A list of the best foods to prevent a heart attack, myocardial infarction, and stroke is presented here. Heart attack or myocardial infarction is a common cause of death.
Since a heart attack is caused by blockage of the blood supply to the heart, it can be prevented by foods that reduce the chances of thrombus formation, inflammation, and vessel narrowing.
Introduction to heart-healthy foods:
Diet plays a crucial role in the primordial, primary and secondary prevention of heart disease.
This means that either you are at risk of developing heart disease, or you have already developed it, preventing the disease or its progression requires making some wise decisions that will pay off later in life.
Here we will discuss a healthy eating pattern for heart patients that includes basic guidelines, foods that are good for heart health, and foods that should be avoided.
What is a Heart-Healthy Diet?
First of all, you must not stress about choosing a dietary pattern. Almost all the dietary patterns for heart disease focus on these four key concepts:
- Decrease total calorie intake.
- Limit the intake of trans fat and saturated fat
- Increase the consumption of whole grains, fruit, and vegetables
- Limit salt to 2300mg daily.
Still, this leaves a lot of misconceptions that lead to unhealthy eating patterns that ultimately put you at an increased risk of developing a heart attack.
Foods to prevent a heart attack and Stroke:
These foods have beneficial effects on the heart so, including them in the daily diet might greatly reduce the risk of a heart attack and stroke.
1. Whole Grains
Whole grains are richer in minerals and vitamins than refined or white grains lack. These essential micronutrients act as protective agents against the development of chronic diseases. A diet that is rich in whole grains is rich in Vitamin E.
Two components that affect heart health are levels of essential fatty acids in the body and the levels of antioxidants.
Vitamin E is an antioxidant that is found in whole grains. It prevents the oxidation of LDL cholesterol and thus protects the body against a heart attack.
The supplementation of Vitamin E is not generally recommended that’s why whole grains must be included in the daily diet.
2. Green tea:
Green tea contains abundant amounts of antioxidants. Catechins (antioxidants found in green tea) have been known to improve vascular reactivity.
One study suggests that Green Tea Catechins exhibit lipid-lowering properties. The study concluded that consumption of green tea is associated with a significant decrease in LDL levels. [Ref]
Drinking 1-2 cups o green tea per day can have beneficial effects.
3. Fruits and vegetables
Fruits and vegetables contain a myriad of antioxidants and phytochemicals that exhibit anti-inflammatory properties. They are also high in fiber which exhibits cholesterol-lowering properties.
Fruits and vegetables must make up a significant component of the daily diet. This results in the downregulation of inflammatory markers.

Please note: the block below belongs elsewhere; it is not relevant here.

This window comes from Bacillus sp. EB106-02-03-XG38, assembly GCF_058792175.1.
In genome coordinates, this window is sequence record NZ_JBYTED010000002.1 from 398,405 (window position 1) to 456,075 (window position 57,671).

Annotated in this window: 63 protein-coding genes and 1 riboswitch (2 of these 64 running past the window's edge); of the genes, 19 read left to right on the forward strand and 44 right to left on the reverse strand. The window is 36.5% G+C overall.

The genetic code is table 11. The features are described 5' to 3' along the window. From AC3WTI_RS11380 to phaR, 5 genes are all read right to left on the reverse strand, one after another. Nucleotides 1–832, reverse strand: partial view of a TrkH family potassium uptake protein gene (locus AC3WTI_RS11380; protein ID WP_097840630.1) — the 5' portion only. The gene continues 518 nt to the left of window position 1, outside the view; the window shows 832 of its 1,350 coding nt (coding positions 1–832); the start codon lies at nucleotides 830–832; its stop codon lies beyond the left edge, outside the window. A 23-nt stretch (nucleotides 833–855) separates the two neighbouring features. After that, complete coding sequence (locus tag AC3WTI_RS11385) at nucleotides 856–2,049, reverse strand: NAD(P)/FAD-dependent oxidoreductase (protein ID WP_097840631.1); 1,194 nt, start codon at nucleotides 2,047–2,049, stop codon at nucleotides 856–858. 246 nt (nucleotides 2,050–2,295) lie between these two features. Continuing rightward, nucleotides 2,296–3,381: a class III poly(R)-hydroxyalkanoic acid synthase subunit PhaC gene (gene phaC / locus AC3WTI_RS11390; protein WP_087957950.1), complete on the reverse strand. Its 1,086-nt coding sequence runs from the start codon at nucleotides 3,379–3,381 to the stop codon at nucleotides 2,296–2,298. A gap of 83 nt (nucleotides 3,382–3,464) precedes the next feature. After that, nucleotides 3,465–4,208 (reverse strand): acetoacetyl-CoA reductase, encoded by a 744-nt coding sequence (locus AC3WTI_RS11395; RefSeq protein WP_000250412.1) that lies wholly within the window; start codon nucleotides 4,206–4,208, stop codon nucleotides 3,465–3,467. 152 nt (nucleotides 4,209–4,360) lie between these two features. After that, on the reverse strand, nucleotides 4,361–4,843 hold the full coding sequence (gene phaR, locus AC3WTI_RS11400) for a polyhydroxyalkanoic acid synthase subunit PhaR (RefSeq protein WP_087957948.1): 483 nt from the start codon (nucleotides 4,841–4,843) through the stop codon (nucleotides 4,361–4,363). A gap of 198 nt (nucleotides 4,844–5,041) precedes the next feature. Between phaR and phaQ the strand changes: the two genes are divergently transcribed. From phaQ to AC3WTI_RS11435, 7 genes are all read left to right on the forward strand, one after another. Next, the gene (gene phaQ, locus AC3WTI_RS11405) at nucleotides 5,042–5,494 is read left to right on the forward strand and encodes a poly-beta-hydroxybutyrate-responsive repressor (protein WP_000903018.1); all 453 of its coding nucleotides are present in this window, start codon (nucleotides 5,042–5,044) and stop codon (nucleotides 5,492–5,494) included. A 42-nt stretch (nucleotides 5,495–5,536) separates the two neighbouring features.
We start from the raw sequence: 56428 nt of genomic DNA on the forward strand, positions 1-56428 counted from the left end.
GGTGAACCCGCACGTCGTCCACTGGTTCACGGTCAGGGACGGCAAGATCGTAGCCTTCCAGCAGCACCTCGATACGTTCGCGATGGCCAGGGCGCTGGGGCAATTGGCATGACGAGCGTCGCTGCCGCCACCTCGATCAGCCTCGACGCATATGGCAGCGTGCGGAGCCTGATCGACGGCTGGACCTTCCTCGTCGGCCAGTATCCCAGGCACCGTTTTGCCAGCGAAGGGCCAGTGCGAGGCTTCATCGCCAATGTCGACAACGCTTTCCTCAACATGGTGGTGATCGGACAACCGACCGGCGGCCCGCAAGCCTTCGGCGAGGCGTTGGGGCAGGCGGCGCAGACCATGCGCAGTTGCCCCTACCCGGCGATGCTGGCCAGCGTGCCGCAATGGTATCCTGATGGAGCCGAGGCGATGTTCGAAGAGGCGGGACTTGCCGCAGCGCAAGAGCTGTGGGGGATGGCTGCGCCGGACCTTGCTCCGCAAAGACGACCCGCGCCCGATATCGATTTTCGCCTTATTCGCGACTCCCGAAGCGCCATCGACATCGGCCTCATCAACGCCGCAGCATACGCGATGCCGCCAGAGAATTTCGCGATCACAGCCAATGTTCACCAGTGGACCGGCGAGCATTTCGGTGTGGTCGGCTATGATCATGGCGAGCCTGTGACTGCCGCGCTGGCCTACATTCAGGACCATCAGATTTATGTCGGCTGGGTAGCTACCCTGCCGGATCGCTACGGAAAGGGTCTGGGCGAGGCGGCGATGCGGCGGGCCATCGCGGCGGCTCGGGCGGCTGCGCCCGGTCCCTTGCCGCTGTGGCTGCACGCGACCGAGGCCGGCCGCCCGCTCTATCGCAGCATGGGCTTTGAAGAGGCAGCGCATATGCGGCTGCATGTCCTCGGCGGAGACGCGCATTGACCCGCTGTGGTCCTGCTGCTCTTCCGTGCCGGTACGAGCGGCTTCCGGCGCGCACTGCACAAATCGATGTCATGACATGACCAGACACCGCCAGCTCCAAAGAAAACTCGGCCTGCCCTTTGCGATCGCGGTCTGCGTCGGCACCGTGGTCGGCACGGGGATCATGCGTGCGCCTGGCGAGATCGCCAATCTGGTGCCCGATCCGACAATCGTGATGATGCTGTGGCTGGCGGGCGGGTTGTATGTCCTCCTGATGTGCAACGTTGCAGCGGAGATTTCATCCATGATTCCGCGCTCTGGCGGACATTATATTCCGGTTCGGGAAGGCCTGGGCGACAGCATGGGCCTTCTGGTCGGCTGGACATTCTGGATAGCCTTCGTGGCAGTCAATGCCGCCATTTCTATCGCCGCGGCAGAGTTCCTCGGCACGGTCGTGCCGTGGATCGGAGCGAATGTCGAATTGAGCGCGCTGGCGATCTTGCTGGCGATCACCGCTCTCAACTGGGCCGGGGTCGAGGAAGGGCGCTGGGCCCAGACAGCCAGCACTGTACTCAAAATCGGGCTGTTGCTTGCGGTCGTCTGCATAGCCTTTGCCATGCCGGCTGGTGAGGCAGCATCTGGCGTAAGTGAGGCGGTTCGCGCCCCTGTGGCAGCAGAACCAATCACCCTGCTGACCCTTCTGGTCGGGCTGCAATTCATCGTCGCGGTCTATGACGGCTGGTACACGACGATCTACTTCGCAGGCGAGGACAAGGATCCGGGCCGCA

Almost all fruits and vegetables are helpful, however, the following are some of the most beneficial:
- Red grapes
- Citrus fruits
- Green vegetables
4. Nuts and Seeds
Nuts and seeds contain phenolic compounds and they provide a beneficial omega 6 to omega 3 ratio. This helps to regulate fat metabolism and prevent inflammation.
Some of the most beneficial nuts and seeds include:
- Pumpkin seeds
- Brazil nuts
- Cashew nuts
- Sunflower seeds
- Sesame seeds
Fish is high in heart-healthy omega-3 fatty acids and protein, but low in saturated fat.
People who have heart disease or are at risk of acquiring it are generally advised to eat more omega-3 fatty acids, which lessen the risk of irregular heartbeats and slow the buildup of plaque in the arteries.
The American Heart Association (AHA) recommends eating a 3.5-ounce plate of fatty fish twice a week.
6. Healthy Fats:
Unsaturated fats that are high in Omega-3 fatty acids have anti-inflammatory properties and are known to decrease the frequency of cardiac arrhythmias and angina.
Some of the best sources of omega-3 fatty acids include:
- Flaxseed oil
- Walnut oil
- Canola oil
- Extra virgin olive oil
- Avocados (can be used as an alternative to mayonnaise, dip sauce, and cheese.)
Foods that should be restricted:
Some of the foods that contribute to aggravating a heart disease include:
1. Unhealthy fats:
Avoid processed oils that are rich in omega-6 fatty acids such as sunflower oil, soybean oil, and safflower oils
Avoid hydrogenated oils, ghee, butter, and trans fat that is found in many baked and processed foods. Trans fat has a direct link with the development of cardiovascular disease. In 2015, the US banned the use of trans fat in processed foods.
2. Convenience foods/Ready-to-eat foods:
Increased consumption of ready-to-eat foods and packaged products have increased the risk of obesity and heart disease.
These products are high in sodium, fats, and sugars and low in nutrients. These products must be avoided to maintain a healthy eating pattern.
3. Full-fat Dairy Products:
Switch to low-fat or fat-free dairy products to reduce the intake of saturated fats. Limit the consumption of hard cheese, cottage cheese can be a healthier alternative.
4. Limit Fast food:
Fast food must be kept in check. Mindful eating practices can help you find healthier options at fast-food chains.